EBRD GEFF credit line for energy efficiency helps a homeowner in Belgrade to install solar panels
With many sunny days, Serbia has great potential for solar energy. However, the use of solar power in residential buildings and individual houses is still in its early stages. The country’s recently adopted energy laws, combined with the lower costs of solar technology, raise expectations that this may soon change.
For Nikola Rađenović from Belgrade there were no doubts about installing solar panels on his house, even before these developments. He has been determined to invest in renewables, which he sees not only as financially interesting, but also ethically right.
“I have been interested in renewables and I decided to invest in solar panels because I wanted to be, as much as possible, energy independent, but I also wanted to contribute to decreasing air pollution in my city,” explains Nikola, who is currently working to develop a mobile application for an electric bike sharing system in two Serbian cities.
Nikola had previously invested in good-quality windows and insulation, and his house was already energy efficient. In addition, he wanted to use solar panels as his main electricity source and a heat pump for heating and hot water.
With solar panels financed with EBRD’s GEFF loan and EU grants for energy efficiency, the house of Nikola Rađenović from Belgrade is now completely powered by solar energy.
Nikola invested €9,000 in solar panels and equipment and received a €1,600 cashback incentive. He secured a loan under the European Bank for Reconstruction and Development (EBRD)’s Green Economy Financing Facility (GEFF), which works with local banks to on-lend funds to residential borrowers for investments in residential energy efficiency and renewable energy solutions. In Serbia, UniCredit Bank and Erste Bank offer GEFF loans.
Although such home improvements can noticeably reduce energy use and long-term associated costs, the initial financial outlay can be high. To help homeowners invest in green solutions, GEFF provides technical assistance and grants, supported by the European Union (EU), the Austrian Federal Ministry of Finance and the Western Balkans Investment Framework (WBIF).
“I believe I will pay off my investment in 7 to 10 years, maybe even sooner, considering the house is completely powered by solar energy,” Nikola says. “My electricity bills are zero.”
Administrative barriers have meant that Nikola’s house is not connected to Serbia’s electricity grid. He still manages to generate electricity all year round, with most energy produced from March to November and less produced on winter days. Ideally, he would like to connect his house to the grid to be able to return the surplus of energy produced in summer for use in winter. He hopes to be able to do this as the new energy laws in Serbia envision the possibility of users also being electricity producers, known as “prosumers”.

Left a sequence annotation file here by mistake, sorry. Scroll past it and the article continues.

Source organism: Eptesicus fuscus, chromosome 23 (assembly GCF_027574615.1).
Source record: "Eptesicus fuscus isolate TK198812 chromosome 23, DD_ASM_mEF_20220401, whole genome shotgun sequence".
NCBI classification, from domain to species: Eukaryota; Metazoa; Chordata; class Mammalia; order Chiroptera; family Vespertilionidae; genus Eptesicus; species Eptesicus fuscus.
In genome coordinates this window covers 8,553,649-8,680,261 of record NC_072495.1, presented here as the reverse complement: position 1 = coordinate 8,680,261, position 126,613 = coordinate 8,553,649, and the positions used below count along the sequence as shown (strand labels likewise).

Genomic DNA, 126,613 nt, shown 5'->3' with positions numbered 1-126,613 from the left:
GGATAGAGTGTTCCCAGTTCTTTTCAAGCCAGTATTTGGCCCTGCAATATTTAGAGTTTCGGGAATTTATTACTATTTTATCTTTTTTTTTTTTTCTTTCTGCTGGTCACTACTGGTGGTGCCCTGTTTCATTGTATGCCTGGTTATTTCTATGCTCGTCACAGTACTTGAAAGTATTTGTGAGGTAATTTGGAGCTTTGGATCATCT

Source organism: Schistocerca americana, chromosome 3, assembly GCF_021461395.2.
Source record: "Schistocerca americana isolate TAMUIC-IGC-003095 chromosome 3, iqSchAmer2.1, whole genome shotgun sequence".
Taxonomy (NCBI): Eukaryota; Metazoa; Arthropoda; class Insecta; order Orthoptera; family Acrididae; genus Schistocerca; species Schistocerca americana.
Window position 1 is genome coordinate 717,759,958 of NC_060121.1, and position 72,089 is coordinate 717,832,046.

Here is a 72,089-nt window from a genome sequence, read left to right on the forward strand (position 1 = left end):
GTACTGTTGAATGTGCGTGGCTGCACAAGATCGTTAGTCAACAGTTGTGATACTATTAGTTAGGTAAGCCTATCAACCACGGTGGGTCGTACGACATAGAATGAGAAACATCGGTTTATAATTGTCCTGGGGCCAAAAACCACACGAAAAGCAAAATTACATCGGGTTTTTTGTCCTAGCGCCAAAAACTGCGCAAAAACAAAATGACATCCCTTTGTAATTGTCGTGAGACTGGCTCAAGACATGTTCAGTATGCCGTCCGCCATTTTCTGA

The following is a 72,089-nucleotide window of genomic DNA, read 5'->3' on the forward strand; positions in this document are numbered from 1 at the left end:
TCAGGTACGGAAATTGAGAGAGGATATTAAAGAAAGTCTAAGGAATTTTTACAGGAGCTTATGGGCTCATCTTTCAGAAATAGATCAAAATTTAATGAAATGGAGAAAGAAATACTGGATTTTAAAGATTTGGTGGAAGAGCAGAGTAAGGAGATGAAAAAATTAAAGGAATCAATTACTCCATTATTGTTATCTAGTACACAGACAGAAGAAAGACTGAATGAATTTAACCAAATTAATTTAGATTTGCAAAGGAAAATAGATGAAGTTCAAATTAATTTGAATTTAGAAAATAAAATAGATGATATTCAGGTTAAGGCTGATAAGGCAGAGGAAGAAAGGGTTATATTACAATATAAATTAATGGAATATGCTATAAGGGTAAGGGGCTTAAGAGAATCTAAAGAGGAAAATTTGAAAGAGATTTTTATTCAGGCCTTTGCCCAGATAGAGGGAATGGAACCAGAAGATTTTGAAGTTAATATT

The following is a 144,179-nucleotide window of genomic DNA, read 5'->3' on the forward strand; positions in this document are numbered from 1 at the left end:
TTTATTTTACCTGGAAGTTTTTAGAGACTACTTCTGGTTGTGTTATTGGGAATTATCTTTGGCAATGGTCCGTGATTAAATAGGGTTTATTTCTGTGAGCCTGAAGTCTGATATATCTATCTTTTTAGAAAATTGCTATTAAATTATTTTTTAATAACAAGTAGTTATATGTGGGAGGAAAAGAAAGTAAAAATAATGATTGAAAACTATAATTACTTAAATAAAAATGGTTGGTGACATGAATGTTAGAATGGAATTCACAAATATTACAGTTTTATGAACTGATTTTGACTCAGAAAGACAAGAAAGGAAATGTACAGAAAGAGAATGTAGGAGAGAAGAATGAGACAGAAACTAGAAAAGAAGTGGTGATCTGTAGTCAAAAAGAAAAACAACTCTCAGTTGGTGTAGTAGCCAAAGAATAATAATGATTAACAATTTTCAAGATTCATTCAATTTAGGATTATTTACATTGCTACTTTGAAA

Telefon Inženjering, a Belgrade-based company specialising in solar technology solutions, sees greater interest in solar energy and believes that the new regulations will motivate even more people to consider a switch to solar.
“Previously, we have mainly worked on off-grid systems, for users who do not have access to the electricity grid, such as small weekend homes or homes in the mountains,” explains Nikola Šakan, CEO of Telefon Inženjering. “Nowadays, we work more on on-grid systems, for users who have electricity but want to make additional savings with solar energy. An average household in Serbia would require a solar plant of 5-10 kW. Such a system can be paid off in five to seven years. The installation is not complex and can be finished within a couple of days,” adds Nikola.
Decarbonisation and environmental benefits
Households in the Western Balkans account for about 60-70 per cent of energy used in buildings and the region’s energy usage is around 2.5 times higher than the average for Organisation for Economic Co-operation and Development (OECD) countries in Europe. Implementing energy efficiency in residential buildings is critical to achieving energy savings.
Together with the EU and other donors, the EBRD provides finance and delivers policy support to harmonise countries’ laws and regulations on energy efficiency under the Regional Energy Efficiency Programme (REEP) for the Western Balkans.
So far, through the GEFF programme, over 7,000 households in the Western Balkans have invested around €40 million in green residential solutions, less than half of what is available under the €85 million Western Balkans GEFF programme. These investments already contribute to saving over 31 million kWh of energy and over 11,200 tonnes of CO2 emissions per year. That is the equivalent of taking more than 6,000 cars off the road.